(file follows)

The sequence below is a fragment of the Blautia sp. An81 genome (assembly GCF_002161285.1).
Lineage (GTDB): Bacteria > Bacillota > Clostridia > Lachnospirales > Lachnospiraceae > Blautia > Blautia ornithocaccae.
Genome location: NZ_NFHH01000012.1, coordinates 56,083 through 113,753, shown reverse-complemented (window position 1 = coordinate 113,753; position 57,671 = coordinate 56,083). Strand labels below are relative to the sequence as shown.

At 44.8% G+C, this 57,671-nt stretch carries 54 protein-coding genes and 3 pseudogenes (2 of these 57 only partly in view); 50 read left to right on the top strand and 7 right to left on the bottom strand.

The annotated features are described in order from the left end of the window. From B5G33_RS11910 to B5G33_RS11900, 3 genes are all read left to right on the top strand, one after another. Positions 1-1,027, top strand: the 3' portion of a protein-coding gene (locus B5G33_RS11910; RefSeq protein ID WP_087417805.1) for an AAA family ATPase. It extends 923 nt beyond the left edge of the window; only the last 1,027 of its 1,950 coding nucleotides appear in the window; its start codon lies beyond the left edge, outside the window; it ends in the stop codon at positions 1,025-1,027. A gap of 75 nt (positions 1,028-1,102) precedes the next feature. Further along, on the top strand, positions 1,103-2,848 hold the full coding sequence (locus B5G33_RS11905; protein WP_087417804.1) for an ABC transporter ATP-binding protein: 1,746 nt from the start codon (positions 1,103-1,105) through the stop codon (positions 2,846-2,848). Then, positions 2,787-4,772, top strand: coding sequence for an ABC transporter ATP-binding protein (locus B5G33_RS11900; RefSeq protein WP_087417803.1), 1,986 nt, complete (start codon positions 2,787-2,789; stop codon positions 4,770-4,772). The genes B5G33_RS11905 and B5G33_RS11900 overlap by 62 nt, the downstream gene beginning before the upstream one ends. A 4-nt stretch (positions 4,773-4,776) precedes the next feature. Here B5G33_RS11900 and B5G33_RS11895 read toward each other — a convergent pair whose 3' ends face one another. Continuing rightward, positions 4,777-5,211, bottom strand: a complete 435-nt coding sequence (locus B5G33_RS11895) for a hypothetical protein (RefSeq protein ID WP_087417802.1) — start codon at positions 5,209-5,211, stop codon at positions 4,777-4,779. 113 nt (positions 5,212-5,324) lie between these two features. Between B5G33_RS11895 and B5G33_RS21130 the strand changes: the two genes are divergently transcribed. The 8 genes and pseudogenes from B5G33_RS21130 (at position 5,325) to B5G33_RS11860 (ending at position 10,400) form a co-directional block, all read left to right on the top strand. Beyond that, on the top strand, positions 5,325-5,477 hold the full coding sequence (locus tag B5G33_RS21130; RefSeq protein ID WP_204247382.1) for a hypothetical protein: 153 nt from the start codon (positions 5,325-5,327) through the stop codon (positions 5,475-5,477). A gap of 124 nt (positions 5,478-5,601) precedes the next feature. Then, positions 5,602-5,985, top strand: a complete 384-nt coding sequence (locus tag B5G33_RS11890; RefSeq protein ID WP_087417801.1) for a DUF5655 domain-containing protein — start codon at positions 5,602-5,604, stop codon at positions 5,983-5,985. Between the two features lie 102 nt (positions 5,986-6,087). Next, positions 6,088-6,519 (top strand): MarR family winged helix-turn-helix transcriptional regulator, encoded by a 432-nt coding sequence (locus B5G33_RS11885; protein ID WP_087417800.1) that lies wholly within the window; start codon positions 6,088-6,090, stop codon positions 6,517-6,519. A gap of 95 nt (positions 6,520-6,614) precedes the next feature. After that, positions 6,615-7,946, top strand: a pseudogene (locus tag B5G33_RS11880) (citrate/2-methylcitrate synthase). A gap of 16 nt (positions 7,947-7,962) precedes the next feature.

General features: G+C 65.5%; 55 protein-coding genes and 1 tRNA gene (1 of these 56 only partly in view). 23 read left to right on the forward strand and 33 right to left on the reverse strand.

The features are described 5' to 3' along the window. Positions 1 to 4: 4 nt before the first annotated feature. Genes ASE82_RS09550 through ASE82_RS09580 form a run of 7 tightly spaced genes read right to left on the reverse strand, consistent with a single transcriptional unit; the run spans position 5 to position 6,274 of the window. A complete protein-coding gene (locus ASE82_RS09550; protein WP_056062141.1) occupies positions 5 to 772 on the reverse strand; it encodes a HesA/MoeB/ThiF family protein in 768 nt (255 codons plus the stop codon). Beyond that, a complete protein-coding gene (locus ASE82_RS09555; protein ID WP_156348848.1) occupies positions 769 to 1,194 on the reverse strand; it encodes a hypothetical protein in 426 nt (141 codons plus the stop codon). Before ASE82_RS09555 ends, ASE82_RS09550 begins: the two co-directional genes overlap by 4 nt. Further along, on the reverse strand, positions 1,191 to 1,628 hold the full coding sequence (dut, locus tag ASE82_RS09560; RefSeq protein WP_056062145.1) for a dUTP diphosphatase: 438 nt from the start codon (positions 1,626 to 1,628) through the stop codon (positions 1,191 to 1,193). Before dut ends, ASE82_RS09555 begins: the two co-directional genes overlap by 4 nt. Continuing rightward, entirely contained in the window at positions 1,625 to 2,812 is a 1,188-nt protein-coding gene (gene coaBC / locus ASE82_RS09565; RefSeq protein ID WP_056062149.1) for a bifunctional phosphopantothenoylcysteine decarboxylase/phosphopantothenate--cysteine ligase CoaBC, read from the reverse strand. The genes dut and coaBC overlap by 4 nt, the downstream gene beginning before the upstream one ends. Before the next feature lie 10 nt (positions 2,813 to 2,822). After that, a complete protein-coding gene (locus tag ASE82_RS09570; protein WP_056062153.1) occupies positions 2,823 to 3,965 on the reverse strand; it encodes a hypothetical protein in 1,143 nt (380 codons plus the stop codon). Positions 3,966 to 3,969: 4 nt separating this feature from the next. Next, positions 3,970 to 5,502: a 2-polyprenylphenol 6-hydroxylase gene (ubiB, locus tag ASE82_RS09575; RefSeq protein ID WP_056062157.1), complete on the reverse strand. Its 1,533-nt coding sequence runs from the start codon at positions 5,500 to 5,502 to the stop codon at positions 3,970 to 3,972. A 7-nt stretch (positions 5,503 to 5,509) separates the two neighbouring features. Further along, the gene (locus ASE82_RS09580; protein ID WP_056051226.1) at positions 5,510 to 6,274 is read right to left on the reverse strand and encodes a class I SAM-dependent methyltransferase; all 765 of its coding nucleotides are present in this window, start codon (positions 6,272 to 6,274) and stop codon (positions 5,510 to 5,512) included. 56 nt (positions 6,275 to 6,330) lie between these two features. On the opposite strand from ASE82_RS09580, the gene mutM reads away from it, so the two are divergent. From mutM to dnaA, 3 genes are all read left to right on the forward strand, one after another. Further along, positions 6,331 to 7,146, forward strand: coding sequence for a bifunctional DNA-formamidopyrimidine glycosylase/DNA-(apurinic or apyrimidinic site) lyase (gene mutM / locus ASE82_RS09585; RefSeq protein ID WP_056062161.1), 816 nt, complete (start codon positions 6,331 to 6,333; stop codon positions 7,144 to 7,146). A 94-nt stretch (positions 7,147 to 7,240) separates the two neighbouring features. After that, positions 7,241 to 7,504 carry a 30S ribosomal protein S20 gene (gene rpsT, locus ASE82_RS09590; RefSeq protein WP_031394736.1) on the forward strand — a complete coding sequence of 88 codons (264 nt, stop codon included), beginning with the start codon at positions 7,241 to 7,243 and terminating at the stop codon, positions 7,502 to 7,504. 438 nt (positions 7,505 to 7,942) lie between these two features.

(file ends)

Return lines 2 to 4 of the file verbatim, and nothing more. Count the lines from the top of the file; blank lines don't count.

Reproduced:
Lineage (GTDB): Bacteria > Bacillota > Clostridia > Lachnospirales > Lachnospiraceae > Blautia > Blautia ornithocaccae.
Genome location: NZ_NFHH01000012.1, coordinates 56,083 through 113,753, shown reverse-complemented (window position 1 = coordinate 113,753; position 57,671 = coordinate 56,083). Strand labels below are relative to the sequence as shown.

At 44.8% G+C, this 57,671-nt stretch carries 54 protein-coding genes and 3 pseudogenes (2 of these 57 only partly in view); 50 read left to right on the top strand and 7 right to left on the bottom strand.